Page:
Artist's Statement: Library
“Library” was created during my tenure as artist-in-residence at the Broad Institute of MIT and Harvard. Observations made during my residency at this biomedical research institute made me feel more aware of the sense of compressed time. What I mean is that how we experience time, and that the things are moving at a very fast speed. For example, the Human Genome Project took 13 years to complete and it cost 2.7 billion dollars. It was completed in 2003. Today, sequencing of the human genome takes a day or two, and costs less than $3,000. Scientists were telling me that the experiments which used to take a decade now takes much shorter time period, much the same case as sequencing the human genome.
How did we get here? This was one of my first thoughts which led me to investigate the beginning of medical history.
The Edwin Smith Papyrus is the earliest known surgical treatise on trauma, from 1,600 BC in Egypt, that included prognosis for the first time in recorded history. On this papyrus, rational science is not seen as being at odds with magic, and on its verso, magic spells are recorded as legitimate medical treatments.
Fascinated with this papyrus, I created a number of works combining images of magic spells with current scientific information, including the paper on the Human Genome Project (published in 2001), and numerous other writings I traced from the whiteboards around the Broad Institute.
My projects at the Broad explored the interconnectedness between knowledge and belief, while bringing forth forgotten ideas—like the magic spells once considered legitimate. What have we lost? What do we still believe? What do we hope to find? These ancient spells—indecipherable to the untrained eye—operate also as formal visual elements, like technical scientific writing today that can sometimes seem at once beautiful and difficult for a layperson to understand.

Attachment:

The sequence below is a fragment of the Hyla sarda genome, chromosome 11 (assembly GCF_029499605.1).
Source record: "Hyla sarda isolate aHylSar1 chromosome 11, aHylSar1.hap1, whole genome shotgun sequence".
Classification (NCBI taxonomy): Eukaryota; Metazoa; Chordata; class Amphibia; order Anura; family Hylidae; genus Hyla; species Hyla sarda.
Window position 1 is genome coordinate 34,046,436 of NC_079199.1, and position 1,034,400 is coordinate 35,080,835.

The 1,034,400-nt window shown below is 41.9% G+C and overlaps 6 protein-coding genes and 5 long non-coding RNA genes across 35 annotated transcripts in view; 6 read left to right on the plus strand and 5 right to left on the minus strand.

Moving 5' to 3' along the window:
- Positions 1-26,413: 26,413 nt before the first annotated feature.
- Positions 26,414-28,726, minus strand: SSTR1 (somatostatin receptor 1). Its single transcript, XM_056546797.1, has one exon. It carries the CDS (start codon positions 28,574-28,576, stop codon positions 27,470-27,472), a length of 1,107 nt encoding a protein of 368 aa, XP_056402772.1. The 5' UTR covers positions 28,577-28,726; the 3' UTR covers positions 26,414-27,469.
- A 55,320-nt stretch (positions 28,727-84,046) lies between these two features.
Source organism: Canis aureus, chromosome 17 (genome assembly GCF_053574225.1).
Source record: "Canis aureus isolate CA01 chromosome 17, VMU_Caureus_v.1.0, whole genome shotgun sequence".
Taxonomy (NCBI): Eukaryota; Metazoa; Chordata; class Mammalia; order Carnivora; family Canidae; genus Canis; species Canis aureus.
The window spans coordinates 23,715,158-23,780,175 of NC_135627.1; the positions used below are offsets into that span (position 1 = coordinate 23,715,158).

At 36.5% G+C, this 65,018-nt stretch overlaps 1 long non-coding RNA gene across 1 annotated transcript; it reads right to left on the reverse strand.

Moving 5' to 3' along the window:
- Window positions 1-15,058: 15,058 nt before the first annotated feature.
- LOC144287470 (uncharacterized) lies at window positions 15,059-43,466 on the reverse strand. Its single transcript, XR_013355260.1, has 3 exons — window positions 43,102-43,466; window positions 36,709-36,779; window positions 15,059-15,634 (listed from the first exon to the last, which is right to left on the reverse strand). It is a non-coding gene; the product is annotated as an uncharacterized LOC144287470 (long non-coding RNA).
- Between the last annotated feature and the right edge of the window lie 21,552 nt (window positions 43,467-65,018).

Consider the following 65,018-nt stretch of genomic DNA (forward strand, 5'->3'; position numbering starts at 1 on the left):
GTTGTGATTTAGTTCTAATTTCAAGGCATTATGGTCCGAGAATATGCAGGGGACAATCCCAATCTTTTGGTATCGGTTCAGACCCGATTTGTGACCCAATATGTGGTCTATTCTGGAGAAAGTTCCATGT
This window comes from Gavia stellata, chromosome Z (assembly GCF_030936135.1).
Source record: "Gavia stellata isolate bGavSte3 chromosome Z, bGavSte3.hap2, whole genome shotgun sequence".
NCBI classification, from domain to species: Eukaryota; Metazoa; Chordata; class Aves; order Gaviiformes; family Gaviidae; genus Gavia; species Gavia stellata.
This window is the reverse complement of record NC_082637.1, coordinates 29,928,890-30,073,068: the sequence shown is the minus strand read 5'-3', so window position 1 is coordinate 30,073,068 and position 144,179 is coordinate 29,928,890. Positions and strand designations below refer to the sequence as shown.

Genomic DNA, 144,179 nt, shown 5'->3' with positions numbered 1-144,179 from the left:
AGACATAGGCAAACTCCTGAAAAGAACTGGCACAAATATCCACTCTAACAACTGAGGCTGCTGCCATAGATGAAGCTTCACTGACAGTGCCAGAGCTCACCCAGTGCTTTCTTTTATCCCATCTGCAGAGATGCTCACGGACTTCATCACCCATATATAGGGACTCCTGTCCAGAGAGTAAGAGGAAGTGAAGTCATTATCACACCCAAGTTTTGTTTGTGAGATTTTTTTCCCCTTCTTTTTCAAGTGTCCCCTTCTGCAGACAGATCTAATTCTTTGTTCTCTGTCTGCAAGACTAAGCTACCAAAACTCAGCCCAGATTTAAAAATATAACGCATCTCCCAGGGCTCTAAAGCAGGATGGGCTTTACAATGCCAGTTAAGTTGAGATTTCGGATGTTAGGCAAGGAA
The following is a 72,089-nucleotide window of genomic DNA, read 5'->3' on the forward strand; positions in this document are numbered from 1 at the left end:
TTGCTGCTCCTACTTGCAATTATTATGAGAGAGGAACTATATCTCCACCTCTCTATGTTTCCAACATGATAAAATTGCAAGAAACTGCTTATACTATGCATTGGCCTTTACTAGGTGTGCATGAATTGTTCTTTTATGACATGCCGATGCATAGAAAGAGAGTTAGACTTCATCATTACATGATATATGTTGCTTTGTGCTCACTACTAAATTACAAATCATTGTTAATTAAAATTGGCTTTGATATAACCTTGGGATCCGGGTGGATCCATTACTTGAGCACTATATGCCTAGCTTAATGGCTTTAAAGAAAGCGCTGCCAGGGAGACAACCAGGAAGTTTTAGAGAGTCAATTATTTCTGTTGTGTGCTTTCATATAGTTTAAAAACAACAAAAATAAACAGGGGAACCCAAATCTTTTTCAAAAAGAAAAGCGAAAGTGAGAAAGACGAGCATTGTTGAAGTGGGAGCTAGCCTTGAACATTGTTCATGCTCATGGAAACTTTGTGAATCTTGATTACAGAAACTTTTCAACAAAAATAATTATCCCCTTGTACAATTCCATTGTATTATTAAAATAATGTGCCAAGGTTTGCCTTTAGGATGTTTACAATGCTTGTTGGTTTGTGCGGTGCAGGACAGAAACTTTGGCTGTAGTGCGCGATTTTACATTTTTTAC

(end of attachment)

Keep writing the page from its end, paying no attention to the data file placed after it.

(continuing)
In this piece, I used deaccessioned card catalog cabinets from the Harvard Fine Arts Library to house the petri dishes. These wooden card catalog cabinets are obsolete in the digital era. It was used to house information and data for research. I remember flipping through cards in the cabinet to find books when I was at college. Library as a house of knowledge and data, I wanted this piece to speak for a containment of knowledge, but also evoke a time that is past, forgotten, and even disregarded.
In a time when science, medicine, and technology are accelerating at a rate unprecedented in human history, I revisit our ancient beliefs and finds exploration as a recurring theme for scientists and artists alike, there is always the quest for discovery, knowledge, creation, and beauty. A quotation from T. S. Eliot’s long poem “Little Gidding” has been laser cut onto a wood panel and displayed, but then a backward version of this same text, lying over the inscription, makes it difficult to read. The same Eliot quotation concludes the paper on the Human Genome Project:
We shall not cease from exploration
And the end of all our exploring
Will be to arrive where we started
And know the place for the first time.
"Library" was exhibited as a part of my solo exhibition, “Lost and Found” at the Boston Arts Academy in the fall of 2017.
Throughout this exhibit, to point us back toward a cycle of exploration, I presented paradoxical ideas. Scholars believe that in ancient Egypt, when the Edwin Smith papyrus was written, the same content was recopied many times, spanning 200 to 300 years, and this means that the methods of diagnosing and treating patients did not change significantly. Only fifteen years after the sequencing of the human genome was completed in 2003, we’re talking about precision medicine. During recent decades, science, medicine, and technology have been moving at an exponential speed. How do we begin to comprehend a world which moves at this super-fast speed? For me, it was by looking back to see where we began, and in understanding that progress is never a straight line.